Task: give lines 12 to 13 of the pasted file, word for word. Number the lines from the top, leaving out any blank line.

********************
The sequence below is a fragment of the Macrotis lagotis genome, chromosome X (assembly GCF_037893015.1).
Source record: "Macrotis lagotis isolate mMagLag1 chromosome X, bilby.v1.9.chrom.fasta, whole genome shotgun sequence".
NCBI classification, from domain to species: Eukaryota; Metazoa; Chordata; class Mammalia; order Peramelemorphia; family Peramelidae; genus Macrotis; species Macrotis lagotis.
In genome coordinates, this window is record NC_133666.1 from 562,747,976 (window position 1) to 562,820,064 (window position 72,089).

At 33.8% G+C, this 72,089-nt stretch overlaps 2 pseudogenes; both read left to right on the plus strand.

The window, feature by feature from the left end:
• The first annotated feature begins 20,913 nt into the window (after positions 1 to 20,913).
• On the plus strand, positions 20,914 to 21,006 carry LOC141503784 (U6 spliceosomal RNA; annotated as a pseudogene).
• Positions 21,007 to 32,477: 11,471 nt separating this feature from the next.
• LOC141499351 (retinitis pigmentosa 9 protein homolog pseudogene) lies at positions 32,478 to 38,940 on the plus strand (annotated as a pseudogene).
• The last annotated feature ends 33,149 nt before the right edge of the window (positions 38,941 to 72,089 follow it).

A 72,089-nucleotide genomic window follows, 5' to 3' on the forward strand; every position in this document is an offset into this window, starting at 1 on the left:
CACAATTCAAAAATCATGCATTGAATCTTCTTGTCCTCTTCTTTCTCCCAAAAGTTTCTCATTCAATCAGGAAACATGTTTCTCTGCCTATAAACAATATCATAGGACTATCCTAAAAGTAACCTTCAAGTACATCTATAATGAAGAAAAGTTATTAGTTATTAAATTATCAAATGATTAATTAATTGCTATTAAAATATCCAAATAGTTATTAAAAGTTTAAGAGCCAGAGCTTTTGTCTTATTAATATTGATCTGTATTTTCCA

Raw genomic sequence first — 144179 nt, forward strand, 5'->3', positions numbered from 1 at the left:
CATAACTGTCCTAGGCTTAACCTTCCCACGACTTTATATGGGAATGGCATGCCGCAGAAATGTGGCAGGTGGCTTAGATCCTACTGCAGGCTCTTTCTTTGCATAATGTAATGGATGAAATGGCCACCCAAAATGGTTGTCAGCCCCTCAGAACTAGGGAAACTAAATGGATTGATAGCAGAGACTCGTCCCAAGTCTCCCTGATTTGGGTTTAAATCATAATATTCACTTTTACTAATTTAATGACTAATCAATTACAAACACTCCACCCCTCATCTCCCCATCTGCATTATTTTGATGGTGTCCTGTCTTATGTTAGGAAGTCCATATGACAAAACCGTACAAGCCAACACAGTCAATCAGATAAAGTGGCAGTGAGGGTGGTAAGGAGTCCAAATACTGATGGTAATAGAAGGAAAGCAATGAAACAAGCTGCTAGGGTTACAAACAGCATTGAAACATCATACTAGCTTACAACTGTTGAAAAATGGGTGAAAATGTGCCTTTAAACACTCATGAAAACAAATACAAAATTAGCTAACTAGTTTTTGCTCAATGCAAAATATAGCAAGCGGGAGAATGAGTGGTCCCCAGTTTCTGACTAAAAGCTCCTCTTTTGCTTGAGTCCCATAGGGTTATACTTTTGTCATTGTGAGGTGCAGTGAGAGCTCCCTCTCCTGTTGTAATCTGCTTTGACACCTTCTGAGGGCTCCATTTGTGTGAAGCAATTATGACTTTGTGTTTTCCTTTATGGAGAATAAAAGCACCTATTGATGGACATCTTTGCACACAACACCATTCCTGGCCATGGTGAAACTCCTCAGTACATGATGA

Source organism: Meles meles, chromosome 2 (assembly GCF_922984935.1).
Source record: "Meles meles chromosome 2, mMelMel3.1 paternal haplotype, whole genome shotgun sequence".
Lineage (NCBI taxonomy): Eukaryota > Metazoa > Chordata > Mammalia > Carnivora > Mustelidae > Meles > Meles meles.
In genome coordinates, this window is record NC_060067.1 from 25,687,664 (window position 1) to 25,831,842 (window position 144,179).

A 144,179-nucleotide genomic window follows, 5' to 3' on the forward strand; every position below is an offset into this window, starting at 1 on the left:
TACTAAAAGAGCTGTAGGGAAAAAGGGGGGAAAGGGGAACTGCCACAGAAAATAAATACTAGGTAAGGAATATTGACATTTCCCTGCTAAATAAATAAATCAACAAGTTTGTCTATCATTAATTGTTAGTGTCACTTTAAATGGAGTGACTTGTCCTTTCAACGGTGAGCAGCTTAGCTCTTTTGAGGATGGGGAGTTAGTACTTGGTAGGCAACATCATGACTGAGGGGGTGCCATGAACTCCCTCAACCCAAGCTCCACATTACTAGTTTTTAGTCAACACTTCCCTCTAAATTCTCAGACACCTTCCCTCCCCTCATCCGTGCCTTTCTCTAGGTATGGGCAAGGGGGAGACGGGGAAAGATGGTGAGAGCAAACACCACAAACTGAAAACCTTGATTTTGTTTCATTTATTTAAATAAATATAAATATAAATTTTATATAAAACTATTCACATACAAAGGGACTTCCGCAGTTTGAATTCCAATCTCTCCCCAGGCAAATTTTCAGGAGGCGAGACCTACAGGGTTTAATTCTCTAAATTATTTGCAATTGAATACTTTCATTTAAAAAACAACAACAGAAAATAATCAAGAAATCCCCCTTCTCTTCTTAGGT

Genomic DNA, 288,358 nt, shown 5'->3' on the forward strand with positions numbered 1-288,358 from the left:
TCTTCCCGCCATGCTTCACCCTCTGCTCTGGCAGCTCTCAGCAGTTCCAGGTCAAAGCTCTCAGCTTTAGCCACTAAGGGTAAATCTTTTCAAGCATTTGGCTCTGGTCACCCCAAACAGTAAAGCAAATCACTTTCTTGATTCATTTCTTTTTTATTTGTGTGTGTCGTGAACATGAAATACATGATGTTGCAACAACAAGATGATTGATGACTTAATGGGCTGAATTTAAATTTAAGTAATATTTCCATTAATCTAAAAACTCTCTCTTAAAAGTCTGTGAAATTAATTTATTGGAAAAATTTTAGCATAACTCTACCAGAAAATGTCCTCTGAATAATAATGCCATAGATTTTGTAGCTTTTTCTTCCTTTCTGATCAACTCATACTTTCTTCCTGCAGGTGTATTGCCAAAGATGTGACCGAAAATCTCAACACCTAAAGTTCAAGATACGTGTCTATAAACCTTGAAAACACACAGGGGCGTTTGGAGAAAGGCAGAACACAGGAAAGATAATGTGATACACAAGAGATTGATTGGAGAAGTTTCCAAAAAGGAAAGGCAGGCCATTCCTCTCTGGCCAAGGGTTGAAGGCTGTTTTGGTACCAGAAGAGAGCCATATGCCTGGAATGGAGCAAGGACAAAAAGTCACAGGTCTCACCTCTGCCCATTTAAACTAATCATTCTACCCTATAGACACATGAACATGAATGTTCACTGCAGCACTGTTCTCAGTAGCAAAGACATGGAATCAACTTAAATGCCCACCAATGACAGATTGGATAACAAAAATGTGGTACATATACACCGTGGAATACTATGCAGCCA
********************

A 72,089-nucleotide genomic window follows, 5' to 3' on the forward strand; every position in this document is an offset into this window, starting at 1 on the left:
CACAATTCAAAAATCATGCATTGAATCTTCTTGTCCTCTTCTTTCTCCCAAAAGTTTCTCATTCAATCAGGAAACATGTTTCTCTGCCTATAAACAATATCATAGGACTATCCTAAAAGTAACCTTCAAGTACATCTATAATGAAGAAAAGTTATTAGTTATTAAATTATCAAATGATTAATTAATTGCTATTAAAATATCCAAATAGTTATTAAAAGTTTAAGAGCCAGAGCTTTTGTCTTATTAATATTGATCTGTATTTTCCA